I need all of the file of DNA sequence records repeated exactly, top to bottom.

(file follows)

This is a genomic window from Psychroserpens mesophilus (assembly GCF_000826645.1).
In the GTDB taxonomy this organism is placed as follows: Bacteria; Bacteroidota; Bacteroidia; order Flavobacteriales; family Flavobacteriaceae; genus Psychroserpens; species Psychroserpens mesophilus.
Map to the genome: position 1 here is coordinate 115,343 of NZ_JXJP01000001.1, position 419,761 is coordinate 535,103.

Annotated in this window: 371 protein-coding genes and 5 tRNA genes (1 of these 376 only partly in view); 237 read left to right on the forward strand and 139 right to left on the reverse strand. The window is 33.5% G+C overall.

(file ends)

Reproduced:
This is a genomic window from Psychroserpens mesophilus (assembly GCF_000826645.1).
In the GTDB taxonomy this organism is placed as follows: Bacteria; Bacteroidota; Bacteroidia; order Flavobacteriales; family Flavobacteriaceae; genus Psychroserpens; species Psychroserpens mesophilus.
Map to the genome: position 1 here is coordinate 115,343 of NZ_JXJP01000001.1, position 419,761 is coordinate 535,103.

Annotated in this window: 371 protein-coding genes and 5 tRNA genes (1 of these 376 only partly in view); 237 read left to right on the forward strand and 139 right to left on the reverse strand. The window is 33.5% G+C overall.